But when you get him moving. You can't just walk in a straight line. Turn left, turn right and walk in figure eight's. Just do that for a week or two see how it goes and then you'll be better positioned to get onto "ignoring other dog's on walk's.

Detail's on SLL and Prong Collar's can be found here.
 

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Discussion Starter #5
Sounds like typical boxer behavior that takes a while to get past it.

You're doing the right thing by stopping until he releases tension, and you should also have him sit before moving on. When training Scout it would take us 10+ minutes to go 20 feet using this technique, but it works.
She's almost 3 now and still does sometimes pull some when passing another dog but a quick correct usually stops it.
But Boxers will be Boxers!
Good luck.
Thanks for the feed back. It is typical boxer behavior LOL. He is getting better. I have taken your advice and now have him sitting down before we move on. It is helping.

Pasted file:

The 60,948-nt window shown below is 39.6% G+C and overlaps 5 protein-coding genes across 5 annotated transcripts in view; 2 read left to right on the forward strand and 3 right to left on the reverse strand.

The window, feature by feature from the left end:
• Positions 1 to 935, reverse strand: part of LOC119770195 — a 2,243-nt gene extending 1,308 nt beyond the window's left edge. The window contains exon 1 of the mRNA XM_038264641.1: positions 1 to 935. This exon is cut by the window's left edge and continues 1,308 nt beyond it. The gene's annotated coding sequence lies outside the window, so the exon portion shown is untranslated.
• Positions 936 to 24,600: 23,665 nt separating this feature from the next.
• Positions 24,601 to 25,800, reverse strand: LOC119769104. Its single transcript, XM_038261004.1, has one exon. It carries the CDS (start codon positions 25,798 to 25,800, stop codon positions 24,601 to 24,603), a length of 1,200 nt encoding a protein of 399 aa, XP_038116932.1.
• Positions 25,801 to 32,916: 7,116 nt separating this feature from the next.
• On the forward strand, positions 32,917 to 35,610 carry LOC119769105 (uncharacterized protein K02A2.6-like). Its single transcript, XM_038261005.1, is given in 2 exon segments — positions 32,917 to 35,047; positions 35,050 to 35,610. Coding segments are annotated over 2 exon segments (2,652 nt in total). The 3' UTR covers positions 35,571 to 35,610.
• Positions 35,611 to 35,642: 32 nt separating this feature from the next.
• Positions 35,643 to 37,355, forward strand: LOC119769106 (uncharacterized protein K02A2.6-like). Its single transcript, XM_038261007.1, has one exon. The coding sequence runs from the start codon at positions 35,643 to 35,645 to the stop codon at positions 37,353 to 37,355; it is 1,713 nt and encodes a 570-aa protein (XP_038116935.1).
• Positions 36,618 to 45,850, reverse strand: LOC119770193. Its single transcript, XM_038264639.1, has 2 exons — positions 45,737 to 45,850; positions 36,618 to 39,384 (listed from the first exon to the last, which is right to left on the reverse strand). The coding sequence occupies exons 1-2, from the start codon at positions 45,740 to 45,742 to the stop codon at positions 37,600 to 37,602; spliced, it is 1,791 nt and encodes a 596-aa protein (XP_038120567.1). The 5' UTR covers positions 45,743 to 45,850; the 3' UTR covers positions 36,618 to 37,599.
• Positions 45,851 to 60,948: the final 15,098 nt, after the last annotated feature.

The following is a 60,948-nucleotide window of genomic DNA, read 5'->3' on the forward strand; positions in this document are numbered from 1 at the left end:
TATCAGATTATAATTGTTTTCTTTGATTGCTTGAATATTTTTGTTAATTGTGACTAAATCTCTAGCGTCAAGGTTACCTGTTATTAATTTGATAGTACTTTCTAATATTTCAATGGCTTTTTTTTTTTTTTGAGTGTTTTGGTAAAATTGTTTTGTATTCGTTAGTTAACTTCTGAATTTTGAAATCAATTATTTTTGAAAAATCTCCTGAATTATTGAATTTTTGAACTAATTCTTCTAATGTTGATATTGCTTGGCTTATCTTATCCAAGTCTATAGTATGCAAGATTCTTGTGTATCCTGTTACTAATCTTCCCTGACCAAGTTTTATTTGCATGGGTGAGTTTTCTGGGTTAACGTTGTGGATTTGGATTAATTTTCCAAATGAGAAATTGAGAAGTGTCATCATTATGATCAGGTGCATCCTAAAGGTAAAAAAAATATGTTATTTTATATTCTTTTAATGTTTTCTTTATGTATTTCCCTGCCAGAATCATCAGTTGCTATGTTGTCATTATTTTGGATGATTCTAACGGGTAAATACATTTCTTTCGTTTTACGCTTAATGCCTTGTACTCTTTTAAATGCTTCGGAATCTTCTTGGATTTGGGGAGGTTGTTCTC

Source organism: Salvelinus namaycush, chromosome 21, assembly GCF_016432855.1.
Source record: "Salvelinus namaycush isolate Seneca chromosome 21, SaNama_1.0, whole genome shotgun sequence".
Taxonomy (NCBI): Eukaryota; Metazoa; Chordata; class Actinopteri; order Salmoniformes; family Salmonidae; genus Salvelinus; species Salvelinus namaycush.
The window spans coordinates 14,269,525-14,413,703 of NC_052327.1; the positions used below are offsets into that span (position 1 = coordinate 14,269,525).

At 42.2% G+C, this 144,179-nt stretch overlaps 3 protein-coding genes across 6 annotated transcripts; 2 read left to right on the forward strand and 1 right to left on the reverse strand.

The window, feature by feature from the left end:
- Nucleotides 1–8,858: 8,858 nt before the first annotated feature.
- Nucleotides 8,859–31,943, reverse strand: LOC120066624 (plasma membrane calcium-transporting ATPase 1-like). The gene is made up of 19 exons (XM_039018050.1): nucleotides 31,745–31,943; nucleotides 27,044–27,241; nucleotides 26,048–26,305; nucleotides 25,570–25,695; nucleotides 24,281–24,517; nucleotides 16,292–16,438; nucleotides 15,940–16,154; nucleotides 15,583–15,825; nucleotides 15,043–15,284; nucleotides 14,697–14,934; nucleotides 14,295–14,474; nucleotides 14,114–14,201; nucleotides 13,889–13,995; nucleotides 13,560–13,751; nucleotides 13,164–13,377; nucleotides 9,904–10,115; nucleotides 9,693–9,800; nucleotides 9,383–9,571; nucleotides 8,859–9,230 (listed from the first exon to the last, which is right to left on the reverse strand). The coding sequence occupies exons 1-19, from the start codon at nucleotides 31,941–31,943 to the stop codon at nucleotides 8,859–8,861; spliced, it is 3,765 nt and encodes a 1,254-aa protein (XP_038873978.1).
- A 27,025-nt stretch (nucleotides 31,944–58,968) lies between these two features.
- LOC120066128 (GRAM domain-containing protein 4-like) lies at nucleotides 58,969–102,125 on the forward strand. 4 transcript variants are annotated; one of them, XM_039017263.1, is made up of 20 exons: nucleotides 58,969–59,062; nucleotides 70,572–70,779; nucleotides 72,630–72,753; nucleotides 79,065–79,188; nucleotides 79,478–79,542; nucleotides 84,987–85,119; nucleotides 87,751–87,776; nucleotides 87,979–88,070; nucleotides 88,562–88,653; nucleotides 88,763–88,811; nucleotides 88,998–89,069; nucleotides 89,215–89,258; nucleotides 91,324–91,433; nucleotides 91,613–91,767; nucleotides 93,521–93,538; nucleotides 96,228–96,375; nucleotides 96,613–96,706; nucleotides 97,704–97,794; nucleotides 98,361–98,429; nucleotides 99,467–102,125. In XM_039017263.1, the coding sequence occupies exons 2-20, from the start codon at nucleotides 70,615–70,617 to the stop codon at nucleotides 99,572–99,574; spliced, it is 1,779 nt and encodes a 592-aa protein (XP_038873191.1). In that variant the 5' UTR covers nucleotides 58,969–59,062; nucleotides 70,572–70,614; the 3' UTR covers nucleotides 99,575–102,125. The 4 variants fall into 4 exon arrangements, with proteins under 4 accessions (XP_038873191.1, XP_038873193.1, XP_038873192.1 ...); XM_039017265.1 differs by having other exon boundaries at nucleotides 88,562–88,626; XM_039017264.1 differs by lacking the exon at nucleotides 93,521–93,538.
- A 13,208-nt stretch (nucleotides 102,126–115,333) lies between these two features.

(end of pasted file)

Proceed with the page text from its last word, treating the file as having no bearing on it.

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Discussion Starter #6
Sometimes stopping and circling around will stop the forward motion when he starts pulling. What kind of thing are you using to walk him is it a collar or harness? The harness's that attach on the back tend to enable pulling. They have various things on the market to prevent pulling not all of which actually work
Thank you for the feedback. I have tried the circling, or figure eight technique instead of walking straight. I am sure it will get better, I have to keep reminding myself that he is still a puppy.
 

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The first question would be "what tool," are using when you walk him?? The best option's would be a "Prong Collar, or a "Slip Lead Leash." And in the beginning you want to "minimize," distractions ie "Other Dog's."